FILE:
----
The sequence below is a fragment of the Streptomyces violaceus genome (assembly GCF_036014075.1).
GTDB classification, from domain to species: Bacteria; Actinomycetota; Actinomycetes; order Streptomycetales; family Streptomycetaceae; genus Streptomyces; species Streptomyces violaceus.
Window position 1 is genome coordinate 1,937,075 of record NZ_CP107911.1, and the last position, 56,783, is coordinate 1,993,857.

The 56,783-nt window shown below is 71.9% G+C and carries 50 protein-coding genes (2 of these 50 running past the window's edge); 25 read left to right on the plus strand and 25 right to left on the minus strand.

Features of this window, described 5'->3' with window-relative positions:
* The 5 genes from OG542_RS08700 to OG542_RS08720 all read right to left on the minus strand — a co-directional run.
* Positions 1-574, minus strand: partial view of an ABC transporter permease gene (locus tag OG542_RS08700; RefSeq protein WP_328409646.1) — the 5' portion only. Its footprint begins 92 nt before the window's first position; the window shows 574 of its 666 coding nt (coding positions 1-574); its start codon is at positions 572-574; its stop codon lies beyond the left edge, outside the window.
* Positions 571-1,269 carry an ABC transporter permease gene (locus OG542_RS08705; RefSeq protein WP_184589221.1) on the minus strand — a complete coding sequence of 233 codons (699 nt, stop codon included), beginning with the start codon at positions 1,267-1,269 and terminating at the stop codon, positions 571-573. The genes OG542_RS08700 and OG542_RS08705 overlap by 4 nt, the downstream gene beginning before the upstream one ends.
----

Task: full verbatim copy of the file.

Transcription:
The sequence below is a fragment of the Streptomyces violaceus genome (assembly GCF_036014075.1).
GTDB classification, from domain to species: Bacteria; Actinomycetota; Actinomycetes; order Streptomycetales; family Streptomycetaceae; genus Streptomyces; species Streptomyces violaceus.
Window position 1 is genome coordinate 1,937,075 of record NZ_CP107911.1, and the last position, 56,783, is coordinate 1,993,857.

The 56,783-nt window shown below is 71.9% G+C and carries 50 protein-coding genes (2 of these 50 running past the window's edge); 25 read left to right on the plus strand and 25 right to left on the minus strand.

Features of this window, described 5'->3' with window-relative positions:
* The 5 genes from OG542_RS08700 to OG542_RS08720 all read right to left on the minus strand — a co-directional run.
* Positions 1-574, minus strand: partial view of an ABC transporter permease gene (locus tag OG542_RS08700; RefSeq protein WP_328409646.1) — the 5' portion only. Its footprint begins 92 nt before the window's first position; the window shows 574 of its 666 coding nt (coding positions 1-574); its start codon is at positions 572-574; its stop codon lies beyond the left edge, outside the window.
* Positions 571-1,269 carry an ABC transporter permease gene (locus OG542_RS08705; RefSeq protein WP_184589221.1) on the minus strand — a complete coding sequence of 233 codons (699 nt, stop codon included), beginning with the start codon at positions 1,267-1,269 and terminating at the stop codon, positions 571-573. The genes OG542_RS08700 and OG542_RS08705 overlap by 4 nt, the downstream gene beginning before the upstream one ends.